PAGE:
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Until a decade ago, the conquest of tuberculosis seemed one of the great triumphs of modern medicine. The resurgence of TB in the wake of AIDS has to be understood, Georgina Feldberg argues, in the context of decisions the U.S. Public Health Service made, beginning in the 1930s, to prevent TB through improved hygiene and long-term treatment with medications, rather than program of BCG vaccination that Canada and many other countries adopted. Feldberg's aim is not to judge which was the right choice, but to explain why the U.S. rejected the vaccine and the consequences of that choice. To American physicians, TB, the conditions that fostered it, and the kind of people who got it were a direct threat to their own middle-class values, institutions, and prosperity. They prescribed vigorous social reform, and by the 1960s, they were convinced the strategy had worked. But, as the country's commitment to strong social welfare programs waned, the bacteriological reality of TB reasserted itself. Feldberg challenges us to recognize that the interplay of disease, class, and the practice of medicine can have unexpected consequences for the health of nations. The book is essential reading for students and professionals in public health, medicine, and the history and sociology of medicine. Georgina D. Feldberg is director of the York University Centre for Health Studies in North York, Ontario. She is coauthor of Take Care: Warning Signals for Canada's Health System.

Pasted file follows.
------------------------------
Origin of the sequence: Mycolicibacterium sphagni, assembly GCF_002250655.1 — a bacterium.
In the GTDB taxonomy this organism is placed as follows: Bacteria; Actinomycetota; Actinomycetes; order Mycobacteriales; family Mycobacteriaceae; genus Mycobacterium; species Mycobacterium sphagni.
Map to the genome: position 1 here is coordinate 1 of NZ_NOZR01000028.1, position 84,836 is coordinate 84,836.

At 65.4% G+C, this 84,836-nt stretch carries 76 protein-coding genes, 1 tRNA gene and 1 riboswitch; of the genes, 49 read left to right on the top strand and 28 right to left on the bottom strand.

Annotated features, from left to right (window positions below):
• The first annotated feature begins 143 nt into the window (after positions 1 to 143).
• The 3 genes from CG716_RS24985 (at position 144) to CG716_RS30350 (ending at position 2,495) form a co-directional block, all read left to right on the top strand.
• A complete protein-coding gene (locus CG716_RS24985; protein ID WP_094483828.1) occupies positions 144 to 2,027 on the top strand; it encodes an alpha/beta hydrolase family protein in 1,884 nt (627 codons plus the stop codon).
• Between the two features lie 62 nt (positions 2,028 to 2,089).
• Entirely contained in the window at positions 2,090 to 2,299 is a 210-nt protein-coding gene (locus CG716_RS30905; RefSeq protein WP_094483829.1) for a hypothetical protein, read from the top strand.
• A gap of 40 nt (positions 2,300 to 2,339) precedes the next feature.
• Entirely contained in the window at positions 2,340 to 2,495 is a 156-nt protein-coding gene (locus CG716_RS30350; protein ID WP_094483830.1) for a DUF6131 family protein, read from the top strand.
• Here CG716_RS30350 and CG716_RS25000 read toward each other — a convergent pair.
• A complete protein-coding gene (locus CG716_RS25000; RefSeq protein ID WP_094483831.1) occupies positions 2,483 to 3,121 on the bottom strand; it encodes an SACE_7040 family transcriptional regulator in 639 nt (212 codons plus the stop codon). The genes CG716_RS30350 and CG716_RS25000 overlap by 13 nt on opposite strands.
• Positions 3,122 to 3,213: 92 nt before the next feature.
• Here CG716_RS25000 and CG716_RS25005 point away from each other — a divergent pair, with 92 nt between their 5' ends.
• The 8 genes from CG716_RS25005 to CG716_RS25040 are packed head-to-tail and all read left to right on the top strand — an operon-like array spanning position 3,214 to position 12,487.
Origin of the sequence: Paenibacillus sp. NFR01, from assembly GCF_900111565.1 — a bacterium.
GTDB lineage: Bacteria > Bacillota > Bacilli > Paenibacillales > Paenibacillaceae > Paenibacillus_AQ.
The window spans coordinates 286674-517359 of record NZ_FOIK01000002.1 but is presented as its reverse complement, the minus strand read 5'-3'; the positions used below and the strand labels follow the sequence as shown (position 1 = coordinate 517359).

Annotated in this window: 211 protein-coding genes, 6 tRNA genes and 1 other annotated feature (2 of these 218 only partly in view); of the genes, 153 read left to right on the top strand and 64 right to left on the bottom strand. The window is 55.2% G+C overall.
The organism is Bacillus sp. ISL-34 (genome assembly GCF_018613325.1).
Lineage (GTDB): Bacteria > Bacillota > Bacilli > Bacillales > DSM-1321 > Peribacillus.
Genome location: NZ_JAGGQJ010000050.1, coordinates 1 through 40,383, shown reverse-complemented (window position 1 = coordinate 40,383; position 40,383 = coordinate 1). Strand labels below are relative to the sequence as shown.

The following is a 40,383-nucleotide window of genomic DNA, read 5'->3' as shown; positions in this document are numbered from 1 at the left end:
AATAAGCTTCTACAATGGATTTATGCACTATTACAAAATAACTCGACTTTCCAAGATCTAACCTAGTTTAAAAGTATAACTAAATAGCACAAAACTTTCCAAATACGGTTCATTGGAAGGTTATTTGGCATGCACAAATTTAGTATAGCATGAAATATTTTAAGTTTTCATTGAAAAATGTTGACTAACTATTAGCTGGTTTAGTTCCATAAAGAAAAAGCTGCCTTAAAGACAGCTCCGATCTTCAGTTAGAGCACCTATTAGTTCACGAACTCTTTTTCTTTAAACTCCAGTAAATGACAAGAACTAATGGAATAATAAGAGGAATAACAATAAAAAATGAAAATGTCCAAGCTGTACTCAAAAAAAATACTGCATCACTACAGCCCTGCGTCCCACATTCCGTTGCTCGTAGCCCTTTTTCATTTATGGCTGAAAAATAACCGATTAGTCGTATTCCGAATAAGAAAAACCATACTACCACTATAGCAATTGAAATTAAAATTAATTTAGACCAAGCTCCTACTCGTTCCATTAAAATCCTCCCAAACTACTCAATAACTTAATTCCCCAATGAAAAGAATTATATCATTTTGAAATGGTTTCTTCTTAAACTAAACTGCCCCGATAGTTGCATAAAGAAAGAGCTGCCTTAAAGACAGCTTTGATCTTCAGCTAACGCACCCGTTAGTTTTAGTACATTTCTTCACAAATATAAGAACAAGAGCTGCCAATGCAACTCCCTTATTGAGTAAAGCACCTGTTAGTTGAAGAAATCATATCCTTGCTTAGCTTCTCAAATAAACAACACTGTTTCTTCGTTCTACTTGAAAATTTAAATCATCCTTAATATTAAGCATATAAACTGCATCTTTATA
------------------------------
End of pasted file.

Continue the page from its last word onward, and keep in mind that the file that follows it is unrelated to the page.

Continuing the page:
|Introduction: Tuberculosis as a Different Kind of Disease||p. 1|
|Disease and the Agrarian Order: Tuberculosis before Koch||p. 11|
|Coping with Koch's Challenges: Bacteria, Biologics, and the Economy of Disease, 1880-1915||p. 36|
|Spit and Polish: The Middle-Class Crusade to Build Resistance, 1900-1925||p. 81|
|Medicine, Science, and the National Interest: American Responses to the BCG Vaccine in the 1920s||p. 125|
|For Cows, Boys, and Indians: North American Trials of BCG, 1924-1946||p. 153|
|"Not a Substitute for Approved Hygienic Measures": BCG and the Postwar Campaign against Tuberculosis||p. 176|
|Conclusion: Restoring History to Understand the Resurgence of Tuberculosis||p. 208|
|Table of Contents provided by Blackwell. All Rights Reserved.|
Series: Health & medicine in American society
Published: 1st January 1995
Publisher: Rutgers University Press
Dimensions (cm): 22.9 x 15.2 x 1.6
Weight (kg): 0.438